CRACKS FOUND IN ‘NO CHIP’ MANICURES
By Leslie Welton-Griffin // February 6, 2013
Problems May Arise Through UV Lamp Use
BREVARD COUNTY, FLORIDA – A “No Chip Manicure” for nails is a glossy, hard-wearing manicure that stays flawless for weeks.
The no chip manicure is known as hybrid-nail treatment that has the finish of a traditional polish, but also contains the long-lasting results of a gel treatment.
It makes your manicure essentially scratch and wear-resistant by curing each nail with the gel polish in conjunction with using a special UV lamp that dries the polish instantly.
For most, this nail technique quickly replaced the need for a traditional weekly manicure, but the question remains, were we all too quick to jump on this beauty bandwagon?
“Artificial UV light does elevate your risk for developing skin cancer.” Anna M. Bender, dermatologist
Just when we get over the horrifying news coverage about fungus and bacterial infections from unsanitary nail shops, here comes some news that might make you think twice about the “No Chip Manicure.”
Reports have been surfacing that this manicure miracle may not be all it’s cracked up to be — no pun intended.
Some dermatologists have been arguing that gel-type manicures don’t always cure uniformly, causing them to sometimes release chemicals even after they seem dry.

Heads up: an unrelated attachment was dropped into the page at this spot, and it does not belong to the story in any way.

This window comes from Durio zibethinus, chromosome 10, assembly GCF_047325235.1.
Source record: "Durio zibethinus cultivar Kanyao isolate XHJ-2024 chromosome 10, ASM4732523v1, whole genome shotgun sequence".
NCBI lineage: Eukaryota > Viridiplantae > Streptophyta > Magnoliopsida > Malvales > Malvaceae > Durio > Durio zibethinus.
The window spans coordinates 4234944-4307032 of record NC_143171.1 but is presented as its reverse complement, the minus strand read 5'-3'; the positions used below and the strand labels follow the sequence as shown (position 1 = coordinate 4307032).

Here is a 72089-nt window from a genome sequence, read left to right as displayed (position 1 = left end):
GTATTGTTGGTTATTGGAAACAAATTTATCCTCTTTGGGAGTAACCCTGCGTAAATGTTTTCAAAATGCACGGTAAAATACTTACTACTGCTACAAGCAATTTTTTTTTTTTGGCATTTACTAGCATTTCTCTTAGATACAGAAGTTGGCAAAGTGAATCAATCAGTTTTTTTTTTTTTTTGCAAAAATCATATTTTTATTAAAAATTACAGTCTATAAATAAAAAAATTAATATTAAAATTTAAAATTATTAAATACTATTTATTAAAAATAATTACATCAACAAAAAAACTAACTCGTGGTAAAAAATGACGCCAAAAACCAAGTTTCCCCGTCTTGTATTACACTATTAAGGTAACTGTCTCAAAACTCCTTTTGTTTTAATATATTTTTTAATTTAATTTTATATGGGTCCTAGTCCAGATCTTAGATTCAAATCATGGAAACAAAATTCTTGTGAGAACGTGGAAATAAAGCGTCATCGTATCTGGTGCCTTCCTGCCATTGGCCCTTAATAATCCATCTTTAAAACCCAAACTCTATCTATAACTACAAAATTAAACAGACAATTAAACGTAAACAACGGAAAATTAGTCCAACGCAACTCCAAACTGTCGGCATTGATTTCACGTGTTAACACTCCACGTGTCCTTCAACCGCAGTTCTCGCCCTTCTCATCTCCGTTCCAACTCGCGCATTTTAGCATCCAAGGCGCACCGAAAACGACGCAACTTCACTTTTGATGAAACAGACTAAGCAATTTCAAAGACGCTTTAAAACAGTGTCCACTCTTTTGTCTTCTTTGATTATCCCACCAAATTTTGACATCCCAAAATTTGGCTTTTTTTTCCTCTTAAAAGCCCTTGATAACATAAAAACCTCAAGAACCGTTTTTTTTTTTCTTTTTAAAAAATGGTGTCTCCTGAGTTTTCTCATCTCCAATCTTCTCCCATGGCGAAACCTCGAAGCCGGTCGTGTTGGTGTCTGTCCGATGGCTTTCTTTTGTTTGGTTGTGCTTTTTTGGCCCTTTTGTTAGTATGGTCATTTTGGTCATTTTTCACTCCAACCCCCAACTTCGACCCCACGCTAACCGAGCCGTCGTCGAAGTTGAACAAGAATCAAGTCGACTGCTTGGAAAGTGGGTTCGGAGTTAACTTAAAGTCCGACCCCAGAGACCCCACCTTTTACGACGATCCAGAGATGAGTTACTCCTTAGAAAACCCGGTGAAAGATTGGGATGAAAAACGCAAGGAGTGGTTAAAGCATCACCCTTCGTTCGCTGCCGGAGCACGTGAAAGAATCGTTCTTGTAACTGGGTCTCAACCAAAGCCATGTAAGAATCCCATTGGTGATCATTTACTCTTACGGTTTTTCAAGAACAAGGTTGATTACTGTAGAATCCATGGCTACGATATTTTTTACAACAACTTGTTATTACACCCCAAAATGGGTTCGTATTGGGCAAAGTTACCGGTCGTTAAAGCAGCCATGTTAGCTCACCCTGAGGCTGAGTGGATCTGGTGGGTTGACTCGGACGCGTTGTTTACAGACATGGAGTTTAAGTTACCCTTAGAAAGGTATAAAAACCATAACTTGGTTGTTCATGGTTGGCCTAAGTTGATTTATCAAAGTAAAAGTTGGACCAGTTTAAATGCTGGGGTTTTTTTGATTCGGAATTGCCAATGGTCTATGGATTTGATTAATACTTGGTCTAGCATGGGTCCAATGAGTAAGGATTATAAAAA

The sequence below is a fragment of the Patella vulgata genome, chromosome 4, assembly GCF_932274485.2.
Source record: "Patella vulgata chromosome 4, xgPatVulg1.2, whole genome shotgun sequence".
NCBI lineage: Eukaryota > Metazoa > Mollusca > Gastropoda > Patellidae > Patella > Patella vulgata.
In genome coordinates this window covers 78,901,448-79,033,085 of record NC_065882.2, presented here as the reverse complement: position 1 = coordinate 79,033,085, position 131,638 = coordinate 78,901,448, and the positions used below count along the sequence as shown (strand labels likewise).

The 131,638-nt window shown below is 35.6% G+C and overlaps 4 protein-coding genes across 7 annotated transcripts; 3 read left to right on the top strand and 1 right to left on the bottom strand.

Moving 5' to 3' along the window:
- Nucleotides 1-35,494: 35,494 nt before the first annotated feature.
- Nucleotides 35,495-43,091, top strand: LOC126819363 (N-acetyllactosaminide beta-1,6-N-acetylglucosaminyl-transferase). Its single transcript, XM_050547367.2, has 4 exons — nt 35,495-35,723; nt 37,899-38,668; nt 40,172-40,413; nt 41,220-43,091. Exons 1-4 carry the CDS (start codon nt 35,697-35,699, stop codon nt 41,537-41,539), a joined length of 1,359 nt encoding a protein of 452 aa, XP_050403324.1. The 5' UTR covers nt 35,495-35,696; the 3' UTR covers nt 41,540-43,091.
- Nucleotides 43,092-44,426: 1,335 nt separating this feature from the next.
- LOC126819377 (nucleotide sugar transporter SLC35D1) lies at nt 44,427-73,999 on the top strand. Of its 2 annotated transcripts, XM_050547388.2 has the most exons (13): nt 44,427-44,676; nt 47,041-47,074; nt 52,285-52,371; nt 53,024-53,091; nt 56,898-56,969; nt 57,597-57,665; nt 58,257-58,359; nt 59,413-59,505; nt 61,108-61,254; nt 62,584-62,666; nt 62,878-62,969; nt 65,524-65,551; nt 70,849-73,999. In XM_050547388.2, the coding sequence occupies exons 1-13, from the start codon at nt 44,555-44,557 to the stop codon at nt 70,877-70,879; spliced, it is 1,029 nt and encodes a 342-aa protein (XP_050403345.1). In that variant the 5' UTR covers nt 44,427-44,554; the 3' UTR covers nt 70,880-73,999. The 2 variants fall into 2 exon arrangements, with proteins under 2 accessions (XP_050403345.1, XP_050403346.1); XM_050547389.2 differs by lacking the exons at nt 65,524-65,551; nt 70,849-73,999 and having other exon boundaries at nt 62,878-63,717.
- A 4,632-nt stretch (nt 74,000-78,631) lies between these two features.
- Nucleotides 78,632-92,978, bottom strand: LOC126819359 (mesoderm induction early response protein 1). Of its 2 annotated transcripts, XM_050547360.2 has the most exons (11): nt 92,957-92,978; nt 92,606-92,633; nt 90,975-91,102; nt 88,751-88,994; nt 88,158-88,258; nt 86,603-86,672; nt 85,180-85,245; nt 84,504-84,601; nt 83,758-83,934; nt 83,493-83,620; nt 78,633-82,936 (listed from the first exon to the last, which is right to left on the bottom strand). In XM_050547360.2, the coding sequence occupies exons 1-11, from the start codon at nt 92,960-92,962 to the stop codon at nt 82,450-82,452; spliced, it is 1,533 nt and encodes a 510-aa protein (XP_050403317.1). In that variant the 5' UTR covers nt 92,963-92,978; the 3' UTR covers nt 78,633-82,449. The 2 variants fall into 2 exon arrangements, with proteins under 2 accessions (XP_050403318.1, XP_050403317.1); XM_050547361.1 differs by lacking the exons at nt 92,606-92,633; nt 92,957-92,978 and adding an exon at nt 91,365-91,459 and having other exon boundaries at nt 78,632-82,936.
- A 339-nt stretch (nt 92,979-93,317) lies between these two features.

Among the many chemicals, one chemical that seems to draw much attention is Methymethacrylate, also known as MMA.
It is known to cause eye, skin, and respiratory irritation. Some have even reported hardening of skin much like scales on a snake.
According to Consumerreports.org, “although the FDA first issued a warning about liquid MMA in the early 70’s due to reports of fingernail damage and deformity, as well as contact dermatitis, and many state governments have banned its use on nails, some salons continue to use it today.”
So unless you can read the bottle and make sure it is MMA free, you may want to dip out in this nail treatment especially if the bottles are blank.
Please note that MMA may not be the only hazardous chemical included with this treatment.
In addition, in order to fully remove the “No Chip Manicure,” one must soak their nails in pure acetone for up to 20 minutes.
Common sense tells us that repeatedly soaking in such a strong solvent is anything but good.
Furthermore, studies have revealed that the use of ultra-violet light as a hardening catalyst may be the reason for the increase in the amount of women whose hands are prematurely aged.
This also includes the increasing numbers of cases of skin cancers on the hands because of repeated exposures to the UV light.
It seems that these dryers may cause the same results as excessive sun exposure or too much time spent in tanning beds.
According to a 2009 Washington Post article,”Gel manicures raise questions about safety of the UV lamps used to dry the polish, “ a medical journal looked at two cases of women who reported repeated exposure to UV nail lamps and developed skin cancer on the backs of their hands. (The lamps also are used to set acrylic nails and dry traditional manicures and pedicures, but in about half the time.)”
Also in the same article, Anna M. Bender, a dermatologist at John Hopkins says that, “Artificial UV light does elevate your risk for developing skin cancer.”
The “No Chip Manicure” goes by many different names and has been created by many distributors.
Make sure to know all your facts because the instant gratification of beautiful nails may have long lasting health effects.